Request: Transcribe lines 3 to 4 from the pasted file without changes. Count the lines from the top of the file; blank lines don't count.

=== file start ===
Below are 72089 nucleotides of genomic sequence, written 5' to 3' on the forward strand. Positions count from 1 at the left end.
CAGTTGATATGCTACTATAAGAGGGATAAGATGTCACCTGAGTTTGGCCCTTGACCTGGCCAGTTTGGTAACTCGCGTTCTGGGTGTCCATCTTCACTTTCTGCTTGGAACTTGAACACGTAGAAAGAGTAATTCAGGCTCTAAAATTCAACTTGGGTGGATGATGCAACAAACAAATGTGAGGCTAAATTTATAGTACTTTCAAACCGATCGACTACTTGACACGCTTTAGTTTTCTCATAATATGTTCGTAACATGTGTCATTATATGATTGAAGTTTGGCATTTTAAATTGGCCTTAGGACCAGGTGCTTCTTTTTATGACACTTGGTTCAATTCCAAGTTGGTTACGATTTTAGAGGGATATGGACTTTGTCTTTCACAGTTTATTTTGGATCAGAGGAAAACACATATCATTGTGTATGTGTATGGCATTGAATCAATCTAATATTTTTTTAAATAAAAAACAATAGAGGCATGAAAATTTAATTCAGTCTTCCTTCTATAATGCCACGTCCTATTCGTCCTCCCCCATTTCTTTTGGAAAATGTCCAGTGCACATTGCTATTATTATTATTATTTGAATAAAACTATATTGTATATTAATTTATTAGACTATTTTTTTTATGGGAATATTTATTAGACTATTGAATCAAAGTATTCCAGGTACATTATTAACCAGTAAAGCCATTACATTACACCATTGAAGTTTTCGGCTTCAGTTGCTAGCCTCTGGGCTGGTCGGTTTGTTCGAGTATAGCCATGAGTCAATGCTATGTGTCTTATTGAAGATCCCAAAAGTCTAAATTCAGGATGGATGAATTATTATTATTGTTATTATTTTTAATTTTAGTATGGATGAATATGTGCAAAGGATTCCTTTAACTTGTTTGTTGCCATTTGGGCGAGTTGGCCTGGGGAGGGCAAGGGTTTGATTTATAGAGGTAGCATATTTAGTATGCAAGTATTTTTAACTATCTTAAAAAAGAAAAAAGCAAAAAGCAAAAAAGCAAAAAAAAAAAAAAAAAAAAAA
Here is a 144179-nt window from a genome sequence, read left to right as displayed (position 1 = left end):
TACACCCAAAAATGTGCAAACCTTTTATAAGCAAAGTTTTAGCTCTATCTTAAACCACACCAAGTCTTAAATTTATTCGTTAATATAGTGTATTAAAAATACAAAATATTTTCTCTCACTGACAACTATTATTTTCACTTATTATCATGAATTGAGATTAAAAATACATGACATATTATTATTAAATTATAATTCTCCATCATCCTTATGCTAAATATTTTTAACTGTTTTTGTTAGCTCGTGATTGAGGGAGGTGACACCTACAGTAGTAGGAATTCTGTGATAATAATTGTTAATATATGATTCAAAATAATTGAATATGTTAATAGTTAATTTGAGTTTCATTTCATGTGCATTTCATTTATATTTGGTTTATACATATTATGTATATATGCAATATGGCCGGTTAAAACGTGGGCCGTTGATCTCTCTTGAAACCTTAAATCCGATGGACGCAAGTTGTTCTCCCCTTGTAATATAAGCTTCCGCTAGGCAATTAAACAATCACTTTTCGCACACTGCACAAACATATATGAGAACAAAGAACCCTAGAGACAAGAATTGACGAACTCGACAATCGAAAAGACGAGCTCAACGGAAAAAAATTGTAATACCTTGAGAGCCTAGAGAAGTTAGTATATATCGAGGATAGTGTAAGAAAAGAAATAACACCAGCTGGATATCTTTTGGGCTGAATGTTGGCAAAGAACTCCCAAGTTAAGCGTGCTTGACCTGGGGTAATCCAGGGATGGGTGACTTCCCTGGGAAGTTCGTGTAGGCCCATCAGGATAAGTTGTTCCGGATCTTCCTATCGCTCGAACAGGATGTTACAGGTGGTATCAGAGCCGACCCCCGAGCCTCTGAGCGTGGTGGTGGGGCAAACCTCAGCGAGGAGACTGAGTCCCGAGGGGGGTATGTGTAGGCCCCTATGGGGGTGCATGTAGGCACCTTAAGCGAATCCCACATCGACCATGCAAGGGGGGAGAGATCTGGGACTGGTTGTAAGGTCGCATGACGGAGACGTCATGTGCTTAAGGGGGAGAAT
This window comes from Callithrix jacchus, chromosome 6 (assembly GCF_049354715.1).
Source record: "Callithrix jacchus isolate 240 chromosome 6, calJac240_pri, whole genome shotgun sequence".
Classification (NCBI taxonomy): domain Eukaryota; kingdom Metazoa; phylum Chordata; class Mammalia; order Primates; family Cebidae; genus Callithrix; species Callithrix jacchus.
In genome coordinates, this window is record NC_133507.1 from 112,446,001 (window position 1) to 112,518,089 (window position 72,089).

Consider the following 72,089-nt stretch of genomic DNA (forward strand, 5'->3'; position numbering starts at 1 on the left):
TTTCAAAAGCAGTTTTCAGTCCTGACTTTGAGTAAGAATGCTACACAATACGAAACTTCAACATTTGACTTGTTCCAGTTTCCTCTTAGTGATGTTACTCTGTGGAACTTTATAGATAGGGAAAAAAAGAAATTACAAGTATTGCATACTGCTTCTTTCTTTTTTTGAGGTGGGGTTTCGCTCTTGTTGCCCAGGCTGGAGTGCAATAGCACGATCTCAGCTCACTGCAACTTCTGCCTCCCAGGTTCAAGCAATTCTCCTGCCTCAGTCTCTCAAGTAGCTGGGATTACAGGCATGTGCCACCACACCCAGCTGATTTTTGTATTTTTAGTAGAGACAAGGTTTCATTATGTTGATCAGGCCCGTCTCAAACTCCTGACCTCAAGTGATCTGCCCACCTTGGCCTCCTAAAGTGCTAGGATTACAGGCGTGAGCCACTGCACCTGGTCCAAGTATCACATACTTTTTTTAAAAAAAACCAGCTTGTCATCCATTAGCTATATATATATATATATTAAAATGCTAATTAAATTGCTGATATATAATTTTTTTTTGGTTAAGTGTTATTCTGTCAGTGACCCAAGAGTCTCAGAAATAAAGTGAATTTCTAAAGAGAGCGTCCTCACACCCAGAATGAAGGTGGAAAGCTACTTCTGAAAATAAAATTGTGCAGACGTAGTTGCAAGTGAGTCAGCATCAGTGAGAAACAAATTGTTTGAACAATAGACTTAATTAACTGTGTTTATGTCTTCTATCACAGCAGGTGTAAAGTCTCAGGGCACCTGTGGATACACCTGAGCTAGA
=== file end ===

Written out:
Here is a 144179-nt window from a genome sequence, read left to right as displayed (position 1 = left end):
TACACCCAAAAATGTGCAAACCTTTTATAAGCAAAGTTTTAGCTCTATCTTAAACCACACCAAGTCTTAAATTTATTCGTTAATATAGTGTATTAAAAATACAAAATATTTTCTCTCACTGACAACTATTATTTTCACTTATTATCATGAATTGAGATTAAAAATACATGACATATTATTATTAAATTATAATTCTCCATCATCCTTATGCTAAATATTTTTAACTGTTTTTGTTAGCTCGTGATTGAGGGAGGTGACACCTACAGTAGTAGGAATTCTGTGATAATAATTGTTAATATATGATTCAAAATAATTGAATATGTTAATAGTTAATTTGAGTTTCATTTCATGTGCATTTCATTTATATTTGGTTTATACATATTATGTATATATGCAATATGGCCGGTTAAAACGTGGGCCGTTGATCTCTCTTGAAACCTTAAATCCGATGGACGCAAGTTGTTCTCCCCTTGTAATATAAGCTTCCGCTAGGCAATTAAACAATCACTTTTCGCACACTGCACAAACATATATGAGAACAAAGAACCCTAGAGACAAGAATTGACGAACTCGACAATCGAAAAGACGAGCTCAACGGAAAAAAATTGTAATACCTTGAGAGCCTAGAGAAGTTAGTATATATCGAGGATAGTGTAAGAAAAGAAATAACACCAGCTGGATATCTTTTGGGCTGAATGTTGGCAAAGAACTCCCAAGTTAAGCGTGCTTGACCTGGGGTAATCCAGGGATGGGTGACTTCCCTGGGAAGTTCGTGTAGGCCCATCAGGATAAGTTGTTCCGGATCTTCCTATCGCTCGAACAGGATGTTACAGGTGGTATCAGAGCCGACCCCCGAGCCTCTGAGCGTGGTGGTGGGGCAAACCTCAGCGAGGAGACTGAGTCCCGAGGGGGGTATGTGTAGGCCCCTATGGGGGTGCATGTAGGCACCTTAAGCGAATCCCACATCGACCATGCAAGGGGGGAGAGATCTGGGACTGGTTGTAAGGTCGCATGACGGAGACGTCATGTGCTTAAGGGGGAGAAT